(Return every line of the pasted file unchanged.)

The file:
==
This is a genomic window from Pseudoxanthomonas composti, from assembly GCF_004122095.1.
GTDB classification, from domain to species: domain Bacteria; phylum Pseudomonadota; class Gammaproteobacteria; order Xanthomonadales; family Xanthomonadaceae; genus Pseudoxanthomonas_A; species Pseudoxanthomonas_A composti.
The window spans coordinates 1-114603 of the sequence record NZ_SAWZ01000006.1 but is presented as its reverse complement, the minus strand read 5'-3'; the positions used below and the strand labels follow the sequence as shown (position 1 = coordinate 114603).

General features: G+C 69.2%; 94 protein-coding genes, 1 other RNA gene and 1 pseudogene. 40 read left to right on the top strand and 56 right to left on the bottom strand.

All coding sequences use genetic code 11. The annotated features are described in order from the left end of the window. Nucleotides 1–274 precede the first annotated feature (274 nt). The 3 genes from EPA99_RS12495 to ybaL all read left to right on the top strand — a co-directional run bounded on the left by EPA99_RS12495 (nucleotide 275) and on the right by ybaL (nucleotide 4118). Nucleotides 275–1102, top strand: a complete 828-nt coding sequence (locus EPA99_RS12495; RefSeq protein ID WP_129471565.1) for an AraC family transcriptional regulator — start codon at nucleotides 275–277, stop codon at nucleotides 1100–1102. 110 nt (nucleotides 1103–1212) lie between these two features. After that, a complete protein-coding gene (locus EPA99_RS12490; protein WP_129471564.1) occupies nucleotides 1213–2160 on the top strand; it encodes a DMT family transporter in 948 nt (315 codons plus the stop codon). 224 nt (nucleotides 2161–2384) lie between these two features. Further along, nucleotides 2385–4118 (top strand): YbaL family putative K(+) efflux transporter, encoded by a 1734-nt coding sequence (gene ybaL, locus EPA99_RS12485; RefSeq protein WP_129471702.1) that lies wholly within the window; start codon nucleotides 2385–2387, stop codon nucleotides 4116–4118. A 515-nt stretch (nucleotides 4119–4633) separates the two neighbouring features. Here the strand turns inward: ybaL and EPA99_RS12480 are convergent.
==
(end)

This is a genomic window from Pseudoxanthomonas composti, from assembly GCF_004122095.1.
GTDB classification, from domain to species: domain Bacteria; phylum Pseudomonadota; class Gammaproteobacteria; order Xanthomonadales; family Xanthomonadaceae; genus Pseudoxanthomonas_A; species Pseudoxanthomonas_A composti.
The window spans coordinates 1-114603 of the sequence record NZ_SAWZ01000006.1 but is presented as its reverse complement, the minus strand read 5'-3'; the positions used below and the strand labels follow the sequence as shown (position 1 = coordinate 114603).

General features: G+C 69.2%; 94 protein-coding genes, 1 other RNA gene and 1 pseudogene. 40 read left to right on the top strand and 56 right to left on the bottom strand.

All coding sequences use genetic code 11. The annotated features are described in order from the left end of the window. Nucleotides 1–274 precede the first annotated feature (274 nt). The 3 genes from EPA99_RS12495 to ybaL all read left to right on the top strand — a co-directional run bounded on the left by EPA99_RS12495 (nucleotide 275) and on the right by ybaL (nucleotide 4118). Nucleotides 275–1102, top strand: a complete 828-nt coding sequence (locus EPA99_RS12495; RefSeq protein ID WP_129471565.1) for an AraC family transcriptional regulator — start codon at nucleotides 275–277, stop codon at nucleotides 1100–1102. 110 nt (nucleotides 1103–1212) lie between these two features. After that, a complete protein-coding gene (locus EPA99_RS12490; protein WP_129471564.1) occupies nucleotides 1213–2160 on the top strand; it encodes a DMT family transporter in 948 nt (315 codons plus the stop codon). 224 nt (nucleotides 2161–2384) lie between these two features. Further along, nucleotides 2385–4118 (top strand): YbaL family putative K(+) efflux transporter, encoded by a 1734-nt coding sequence (gene ybaL, locus EPA99_RS12485; RefSeq protein WP_129471702.1) that lies wholly within the window; start codon nucleotides 2385–2387, stop codon nucleotides 4116–4118. A 515-nt stretch (nucleotides 4119–4633) separates the two neighbouring features. Here the strand turns inward: ybaL and EPA99_RS12480 are convergent.